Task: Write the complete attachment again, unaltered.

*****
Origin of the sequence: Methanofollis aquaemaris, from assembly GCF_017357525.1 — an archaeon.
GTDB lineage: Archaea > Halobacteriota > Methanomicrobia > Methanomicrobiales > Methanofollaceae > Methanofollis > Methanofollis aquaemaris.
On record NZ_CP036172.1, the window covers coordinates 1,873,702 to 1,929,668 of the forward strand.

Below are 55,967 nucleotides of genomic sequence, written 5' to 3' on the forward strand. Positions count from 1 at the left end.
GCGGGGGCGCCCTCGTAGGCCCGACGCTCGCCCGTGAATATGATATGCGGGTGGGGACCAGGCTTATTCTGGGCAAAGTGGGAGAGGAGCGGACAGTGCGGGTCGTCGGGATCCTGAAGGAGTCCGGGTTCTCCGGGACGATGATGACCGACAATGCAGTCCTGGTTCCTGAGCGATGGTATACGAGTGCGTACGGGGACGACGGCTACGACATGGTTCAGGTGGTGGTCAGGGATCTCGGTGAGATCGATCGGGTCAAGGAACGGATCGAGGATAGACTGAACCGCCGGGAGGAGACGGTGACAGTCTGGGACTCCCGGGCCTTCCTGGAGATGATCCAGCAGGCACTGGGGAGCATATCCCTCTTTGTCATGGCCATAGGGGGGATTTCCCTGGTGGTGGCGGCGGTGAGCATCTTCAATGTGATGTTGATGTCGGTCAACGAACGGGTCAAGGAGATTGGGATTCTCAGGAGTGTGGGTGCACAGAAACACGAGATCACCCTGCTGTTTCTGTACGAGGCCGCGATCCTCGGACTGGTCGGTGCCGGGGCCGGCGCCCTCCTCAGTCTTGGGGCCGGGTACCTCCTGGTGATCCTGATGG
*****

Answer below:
Origin of the sequence: Methanofollis aquaemaris, from assembly GCF_017357525.1 — an archaeon.
GTDB lineage: Archaea > Halobacteriota > Methanomicrobia > Methanomicrobiales > Methanofollaceae > Methanofollis > Methanofollis aquaemaris.
On record NZ_CP036172.1, the window covers coordinates 1,873,702 to 1,929,668 of the forward strand.

Below are 55,967 nucleotides of genomic sequence, written 5' to 3' on the forward strand. Positions count from 1 at the left end.
GCGGGGGCGCCCTCGTAGGCCCGACGCTCGCCCGTGAATATGATATGCGGGTGGGGACCAGGCTTATTCTGGGCAAAGTGGGAGAGGAGCGGACAGTGCGGGTCGTCGGGATCCTGAAGGAGTCCGGGTTCTCCGGGACGATGATGACCGACAATGCAGTCCTGGTTCCTGAGCGATGGTATACGAGTGCGTACGGGGACGACGGCTACGACATGGTTCAGGTGGTGGTCAGGGATCTCGGTGAGATCGATCGGGTCAAGGAACGGATCGAGGATAGACTGAACCGCCGGGAGGAGACGGTGACAGTCTGGGACTCCCGGGCCTTCCTGGAGATGATCCAGCAGGCACTGGGGAGCATATCCCTCTTTGTCATGGCCATAGGGGGGATTTCCCTGGTGGTGGCGGCGGTGAGCATCTTCAATGTGATGTTGATGTCGGTCAACGAACGGGTCAAGGAGATTGGGATTCTCAGGAGTGTGGGTGCACAGAAACACGAGATCACCCTGCTGTTTCTGTACGAGGCCGCGATCCTCGGACTGGTCGGTGCCGGGGCCGGCGCCCTCCTCAGTCTTGGGGCCGGGTACCTCCTGGTGATCCTGATGG